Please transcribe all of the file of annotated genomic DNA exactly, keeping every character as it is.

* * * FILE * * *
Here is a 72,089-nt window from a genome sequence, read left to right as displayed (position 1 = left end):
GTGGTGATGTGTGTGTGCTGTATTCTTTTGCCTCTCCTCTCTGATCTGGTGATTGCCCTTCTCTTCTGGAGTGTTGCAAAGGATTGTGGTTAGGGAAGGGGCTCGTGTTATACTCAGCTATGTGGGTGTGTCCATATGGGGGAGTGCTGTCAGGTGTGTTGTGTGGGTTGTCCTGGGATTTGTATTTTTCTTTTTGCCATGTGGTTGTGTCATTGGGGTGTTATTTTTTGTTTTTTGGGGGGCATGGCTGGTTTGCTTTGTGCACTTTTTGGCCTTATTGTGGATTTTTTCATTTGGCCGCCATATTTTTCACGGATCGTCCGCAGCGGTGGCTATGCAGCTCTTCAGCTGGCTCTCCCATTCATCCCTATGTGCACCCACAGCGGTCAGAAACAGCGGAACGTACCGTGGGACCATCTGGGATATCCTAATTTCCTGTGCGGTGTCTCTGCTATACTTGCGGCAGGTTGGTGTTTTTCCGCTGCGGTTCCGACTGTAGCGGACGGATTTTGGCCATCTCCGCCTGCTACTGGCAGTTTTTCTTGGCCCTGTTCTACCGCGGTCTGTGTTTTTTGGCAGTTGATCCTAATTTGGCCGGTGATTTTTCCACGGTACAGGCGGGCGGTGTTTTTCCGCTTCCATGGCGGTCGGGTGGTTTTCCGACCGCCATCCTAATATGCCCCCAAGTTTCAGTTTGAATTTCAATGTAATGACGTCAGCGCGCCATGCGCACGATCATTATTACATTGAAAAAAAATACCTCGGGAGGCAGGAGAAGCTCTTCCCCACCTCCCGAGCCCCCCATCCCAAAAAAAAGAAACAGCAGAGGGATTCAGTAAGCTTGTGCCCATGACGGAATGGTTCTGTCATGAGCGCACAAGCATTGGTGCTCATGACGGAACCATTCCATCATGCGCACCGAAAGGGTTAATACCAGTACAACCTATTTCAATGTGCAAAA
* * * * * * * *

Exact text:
Here is a 72,089-nt window from a genome sequence, read left to right as displayed (position 1 = left end):
GTGGTGATGTGTGTGTGCTGTATTCTTTTGCCTCTCCTCTCTGATCTGGTGATTGCCCTTCTCTTCTGGAGTGTTGCAAAGGATTGTGGTTAGGGAAGGGGCTCGTGTTATACTCAGCTATGTGGGTGTGTCCATATGGGGGAGTGCTGTCAGGTGTGTTGTGTGGGTTGTCCTGGGATTTGTATTTTTCTTTTTGCCATGTGGTTGTGTCATTGGGGTGTTATTTTTTGTTTTTTGGGGGGCATGGCTGGTTTGCTTTGTGCACTTTTTGGCCTTATTGTGGATTTTTTCATTTGGCCGCCATATTTTTCACGGATCGTCCGCAGCGGTGGCTATGCAGCTCTTCAGCTGGCTCTCCCATTCATCCCTATGTGCACCCACAGCGGTCAGAAACAGCGGAACGTACCGTGGGACCATCTGGGATATCCTAATTTCCTGTGCGGTGTCTCTGCTATACTTGCGGCAGGTTGGTGTTTTTCCGCTGCGGTTCCGACTGTAGCGGACGGATTTTGGCCATCTCCGCCTGCTACTGGCAGTTTTTCTTGGCCCTGTTCTACCGCGGTCTGTGTTTTTTGGCAGTTGATCCTAATTTGGCCGGTGATTTTTCCACGGTACAGGCGGGCGGTGTTTTTCCGCTTCCATGGCGGTCGGGTGGTTTTCCGACCGCCATCCTAATATGCCCCCAAGTTTCAGTTTGAATTTCAATGTAATGACGTCAGCGCGCCATGCGCACGATCATTATTACATTGAAAAAAAATACCTCGGGAGGCAGGAGAAGCTCTTCCCCACCTCCCGAGCCCCCCATCCCAAAAAAAAGAAACAGCAGAGGGATTCAGTAAGCTTGTGCCCATGACGGAATGGTTCTGTCATGAGCGCACAAGCATTGGTGCTCATGACGGAACCATTCCATCATGCGCACCGAAAGGGTTAATACCAGTACAACCTATTTCAATGTGCAAAA